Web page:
Martin Landau, as Leonard, in North By Northwest.
"I chose to play Leonard as a gay character. It was quite a big risk in cinema at the time. My logic was simply that he wanted to get rid of Eva Marie Saint with such a vengeance, so it made sense for him to be in love with his boss, Vandamm, played by James Mason. Every one of my friends thought I was crazy, but Hitchcock liked it. A good director makes a playground and allows you to play." -Martin Landau.
It was in 1959 that he caught his big break, when Alfred Hitchcock spotted him acting opposite Edward G. Robinson in the Broadway hit Middle Of The Night and subsequently cast him as villain Phillip Vandamm’s sinister secretary Leonard in his ground-breaking thriller North By Northwest.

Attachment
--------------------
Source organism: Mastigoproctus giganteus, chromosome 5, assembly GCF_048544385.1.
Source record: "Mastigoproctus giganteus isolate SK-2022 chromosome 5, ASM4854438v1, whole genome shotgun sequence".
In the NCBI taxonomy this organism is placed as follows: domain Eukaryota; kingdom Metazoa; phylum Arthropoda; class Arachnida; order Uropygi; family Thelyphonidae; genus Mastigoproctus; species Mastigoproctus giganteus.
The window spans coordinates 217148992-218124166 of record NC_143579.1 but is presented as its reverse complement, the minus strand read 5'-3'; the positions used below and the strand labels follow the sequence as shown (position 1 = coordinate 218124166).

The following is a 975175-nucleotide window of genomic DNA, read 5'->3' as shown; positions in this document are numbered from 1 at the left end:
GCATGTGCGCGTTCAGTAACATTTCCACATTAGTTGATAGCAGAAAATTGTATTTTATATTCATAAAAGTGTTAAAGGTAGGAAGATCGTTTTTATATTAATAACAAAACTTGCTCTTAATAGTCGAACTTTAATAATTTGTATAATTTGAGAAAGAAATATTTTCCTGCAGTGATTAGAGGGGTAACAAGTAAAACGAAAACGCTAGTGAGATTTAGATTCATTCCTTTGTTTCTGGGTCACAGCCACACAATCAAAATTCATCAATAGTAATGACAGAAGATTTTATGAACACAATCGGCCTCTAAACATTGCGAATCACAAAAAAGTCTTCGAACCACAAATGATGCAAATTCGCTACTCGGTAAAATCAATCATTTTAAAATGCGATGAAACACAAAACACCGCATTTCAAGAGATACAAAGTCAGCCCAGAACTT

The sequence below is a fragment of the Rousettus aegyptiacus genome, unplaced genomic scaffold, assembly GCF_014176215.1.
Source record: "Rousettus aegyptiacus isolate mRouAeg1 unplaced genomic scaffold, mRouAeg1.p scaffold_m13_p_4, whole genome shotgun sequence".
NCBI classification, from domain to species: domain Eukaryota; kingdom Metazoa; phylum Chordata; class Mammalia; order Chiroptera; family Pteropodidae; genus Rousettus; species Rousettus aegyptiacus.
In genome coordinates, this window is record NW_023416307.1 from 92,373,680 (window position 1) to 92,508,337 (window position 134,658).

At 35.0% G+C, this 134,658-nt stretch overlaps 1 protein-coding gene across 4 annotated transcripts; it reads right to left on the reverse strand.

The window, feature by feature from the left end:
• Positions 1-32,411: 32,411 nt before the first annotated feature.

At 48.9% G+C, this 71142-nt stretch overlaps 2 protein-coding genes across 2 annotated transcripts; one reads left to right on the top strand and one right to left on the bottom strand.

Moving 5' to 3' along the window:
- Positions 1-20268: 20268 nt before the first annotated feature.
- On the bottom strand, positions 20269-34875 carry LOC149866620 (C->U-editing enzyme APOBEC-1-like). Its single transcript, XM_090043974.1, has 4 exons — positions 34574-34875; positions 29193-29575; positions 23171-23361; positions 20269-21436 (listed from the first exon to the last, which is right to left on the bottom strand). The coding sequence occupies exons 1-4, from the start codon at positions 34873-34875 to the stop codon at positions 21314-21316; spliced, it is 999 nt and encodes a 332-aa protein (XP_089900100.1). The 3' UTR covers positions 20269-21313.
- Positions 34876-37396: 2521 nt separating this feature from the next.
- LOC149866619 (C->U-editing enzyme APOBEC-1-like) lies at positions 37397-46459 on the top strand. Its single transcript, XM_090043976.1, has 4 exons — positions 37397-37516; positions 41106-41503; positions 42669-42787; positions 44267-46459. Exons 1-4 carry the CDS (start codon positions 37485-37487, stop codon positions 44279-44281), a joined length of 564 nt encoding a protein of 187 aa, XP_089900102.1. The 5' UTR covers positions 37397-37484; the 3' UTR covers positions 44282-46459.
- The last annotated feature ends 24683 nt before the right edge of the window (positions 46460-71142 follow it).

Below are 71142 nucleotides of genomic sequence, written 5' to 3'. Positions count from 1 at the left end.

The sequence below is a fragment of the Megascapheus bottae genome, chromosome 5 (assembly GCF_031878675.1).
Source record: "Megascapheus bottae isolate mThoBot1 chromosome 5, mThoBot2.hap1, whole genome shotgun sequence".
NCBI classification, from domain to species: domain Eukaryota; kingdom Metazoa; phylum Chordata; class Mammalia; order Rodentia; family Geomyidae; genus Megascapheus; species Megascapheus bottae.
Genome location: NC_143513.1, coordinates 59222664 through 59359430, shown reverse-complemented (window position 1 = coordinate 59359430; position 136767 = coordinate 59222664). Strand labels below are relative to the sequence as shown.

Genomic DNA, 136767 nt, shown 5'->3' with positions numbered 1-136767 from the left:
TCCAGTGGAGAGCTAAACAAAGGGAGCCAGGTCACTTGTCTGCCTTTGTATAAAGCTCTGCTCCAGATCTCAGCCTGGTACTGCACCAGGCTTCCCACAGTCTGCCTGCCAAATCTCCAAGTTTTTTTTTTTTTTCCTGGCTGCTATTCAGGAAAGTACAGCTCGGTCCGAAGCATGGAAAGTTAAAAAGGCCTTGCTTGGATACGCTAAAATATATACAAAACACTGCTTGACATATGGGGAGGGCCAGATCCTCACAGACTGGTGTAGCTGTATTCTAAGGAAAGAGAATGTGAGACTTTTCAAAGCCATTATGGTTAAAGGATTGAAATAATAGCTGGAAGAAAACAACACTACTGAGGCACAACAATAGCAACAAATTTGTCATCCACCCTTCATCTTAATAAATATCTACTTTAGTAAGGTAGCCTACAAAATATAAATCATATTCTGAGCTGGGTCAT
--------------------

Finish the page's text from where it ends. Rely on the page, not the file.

Hitchcock’s use of characters who are either coded as queer or made as explicitly attracted to their sex as contemporary censorship could allow is a well-known and still-controversial element of the Master of Suspense’s cinematic storytelling. In this particular case, it was Martin Landau himself who decided to play Leonard as a closeted homosexual in love with his boss and jealous of his mistress; supposedly, one of the film’s most delightfully subversive lines – “Call it my woman’s intuition, if you will.” – which Leonard says while discussing his suspicions of Eve Kendall’s duplicity, was added by screenwriter Ernest Lehman after conferring with Landau. It proved an astute choice: although the character’s implied homosexuality is used to amplify the sexual threat posed by his tall lean features, soft voice and suggestive body language, it also adds depth to what could otherwise have been a fairly simple henchman role and further humanizes Leonard as arguably the only character in the film with a strong consistent allegiance to someone other than himself.